Unresolved Iran Nuclear Talks
Talks are a charade.
by Stephen Lendman
Multiple rounds have been held. Istanbul technical talks just concluded.
Breakthroughs haven't happened. How can they when Washington blocks them.
Nuclear talks are a subterfuge. Washington, European nations and Israel know Iran's program is peaceful and legitimate.
Yet the charade continues. Effective July 1, harsh new sanctions were imposed. They include an EU ban on Iranian oil imports and insurance for tankers carrying its oil.
The London-based International Group of P&I (property and indemnity insurance) Clubs covers about 95% of world tankers.
On June 28, Congress imposed harsh penalties on foreign companies trading with Iran's central bank. They include blocking their access to America's financial system and US banks.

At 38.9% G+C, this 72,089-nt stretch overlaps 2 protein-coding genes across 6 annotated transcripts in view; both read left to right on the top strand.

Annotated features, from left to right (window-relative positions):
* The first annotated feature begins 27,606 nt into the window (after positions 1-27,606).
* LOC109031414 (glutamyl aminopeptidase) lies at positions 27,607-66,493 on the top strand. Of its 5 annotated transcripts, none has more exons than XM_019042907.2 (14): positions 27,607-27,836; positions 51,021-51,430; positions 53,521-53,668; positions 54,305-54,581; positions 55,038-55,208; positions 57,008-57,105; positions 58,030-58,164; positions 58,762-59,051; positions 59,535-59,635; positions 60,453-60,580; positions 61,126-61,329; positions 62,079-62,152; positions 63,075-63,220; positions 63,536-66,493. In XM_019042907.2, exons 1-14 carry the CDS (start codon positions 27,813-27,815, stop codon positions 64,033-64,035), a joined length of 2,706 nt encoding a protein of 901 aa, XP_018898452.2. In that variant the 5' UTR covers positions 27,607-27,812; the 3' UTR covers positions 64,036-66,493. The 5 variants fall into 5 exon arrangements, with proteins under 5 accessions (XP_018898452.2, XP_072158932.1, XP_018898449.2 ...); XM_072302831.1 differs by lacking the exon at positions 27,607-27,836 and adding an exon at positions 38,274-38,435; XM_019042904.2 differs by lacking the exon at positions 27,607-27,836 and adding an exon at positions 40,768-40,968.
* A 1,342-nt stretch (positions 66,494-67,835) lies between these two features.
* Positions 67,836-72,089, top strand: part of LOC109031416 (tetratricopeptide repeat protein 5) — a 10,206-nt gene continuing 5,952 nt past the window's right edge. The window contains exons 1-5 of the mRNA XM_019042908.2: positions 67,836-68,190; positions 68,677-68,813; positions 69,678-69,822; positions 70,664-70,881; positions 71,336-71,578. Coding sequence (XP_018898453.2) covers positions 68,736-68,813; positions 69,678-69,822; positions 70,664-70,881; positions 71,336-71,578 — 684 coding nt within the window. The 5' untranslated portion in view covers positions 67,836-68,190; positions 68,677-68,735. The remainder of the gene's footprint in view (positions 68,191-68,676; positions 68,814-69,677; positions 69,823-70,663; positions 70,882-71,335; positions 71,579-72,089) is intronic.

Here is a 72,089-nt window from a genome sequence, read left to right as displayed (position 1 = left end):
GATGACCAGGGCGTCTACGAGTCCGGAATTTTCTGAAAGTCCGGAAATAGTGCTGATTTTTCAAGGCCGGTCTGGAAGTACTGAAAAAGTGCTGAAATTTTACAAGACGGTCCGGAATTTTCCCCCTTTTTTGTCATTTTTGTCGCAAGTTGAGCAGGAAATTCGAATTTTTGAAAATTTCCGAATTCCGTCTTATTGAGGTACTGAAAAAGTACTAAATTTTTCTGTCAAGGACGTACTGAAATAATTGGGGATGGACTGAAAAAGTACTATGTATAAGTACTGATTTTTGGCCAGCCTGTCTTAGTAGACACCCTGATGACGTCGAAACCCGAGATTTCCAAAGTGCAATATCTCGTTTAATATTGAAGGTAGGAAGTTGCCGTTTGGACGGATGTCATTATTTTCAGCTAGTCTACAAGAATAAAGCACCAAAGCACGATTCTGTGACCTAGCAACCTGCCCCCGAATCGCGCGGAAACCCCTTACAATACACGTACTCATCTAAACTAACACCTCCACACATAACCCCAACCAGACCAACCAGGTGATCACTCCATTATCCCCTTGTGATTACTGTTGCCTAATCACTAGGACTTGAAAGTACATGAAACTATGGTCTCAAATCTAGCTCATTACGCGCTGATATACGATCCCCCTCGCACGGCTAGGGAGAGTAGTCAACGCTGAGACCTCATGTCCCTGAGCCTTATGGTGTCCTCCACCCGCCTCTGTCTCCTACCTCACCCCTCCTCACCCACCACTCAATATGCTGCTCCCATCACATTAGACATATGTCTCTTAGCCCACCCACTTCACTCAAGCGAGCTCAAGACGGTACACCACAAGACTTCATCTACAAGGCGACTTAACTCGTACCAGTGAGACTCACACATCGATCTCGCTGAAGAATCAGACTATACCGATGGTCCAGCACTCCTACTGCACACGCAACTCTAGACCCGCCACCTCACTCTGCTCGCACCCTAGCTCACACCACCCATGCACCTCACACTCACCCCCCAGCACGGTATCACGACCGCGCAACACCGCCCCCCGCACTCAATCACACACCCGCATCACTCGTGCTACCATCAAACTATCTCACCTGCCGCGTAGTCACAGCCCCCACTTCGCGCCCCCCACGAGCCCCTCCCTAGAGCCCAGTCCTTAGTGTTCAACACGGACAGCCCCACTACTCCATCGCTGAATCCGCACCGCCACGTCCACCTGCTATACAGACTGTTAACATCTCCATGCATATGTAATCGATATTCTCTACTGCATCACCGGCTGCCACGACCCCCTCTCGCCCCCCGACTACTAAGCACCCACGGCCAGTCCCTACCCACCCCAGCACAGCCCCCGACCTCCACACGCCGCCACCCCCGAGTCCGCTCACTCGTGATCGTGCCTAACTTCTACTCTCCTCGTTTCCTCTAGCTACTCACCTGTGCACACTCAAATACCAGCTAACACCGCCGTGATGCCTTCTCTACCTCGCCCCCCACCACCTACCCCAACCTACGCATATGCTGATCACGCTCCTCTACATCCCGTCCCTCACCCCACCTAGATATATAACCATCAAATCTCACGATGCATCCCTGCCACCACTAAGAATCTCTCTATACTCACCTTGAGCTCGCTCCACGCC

Sanctions bite. To what degree is hard to determine precisely. Washington claims they're working. Iran's First Vice President Mohammad Reza Rahimi dismissed them as futile, saying:
"The sanctions not only fail to impede the progress of the Iranian nation, but they also lay the ground for self-sufficiency and development."
On June 30, Iran's Oil Minister Rostam Qasemi said Tehran is fully prepared to counter efforts to curtail its oil exports.
London-based Middle East Institute Director Hassan Hakimian says Iran's economy is doing better than commonly believed. At the same time, it remains to be seen what impact sanctions will have going forward.
Iran may find innovative ways of shielding itself from their worst effects, he added. "Iran has been expecting (new) sanctions for quite a while, so (it's) better prepared than most people might realize."
Enormous foreign reserves were accumulated. Estimates are around $150 billion or more. In addition, Iran has billions of dollars in gold.
Its ability to import shouldn't be underestimated. Its oil is highly valued. Nations like China, India and others eagerly buy it. How oil exports are impacted going forward bear watching.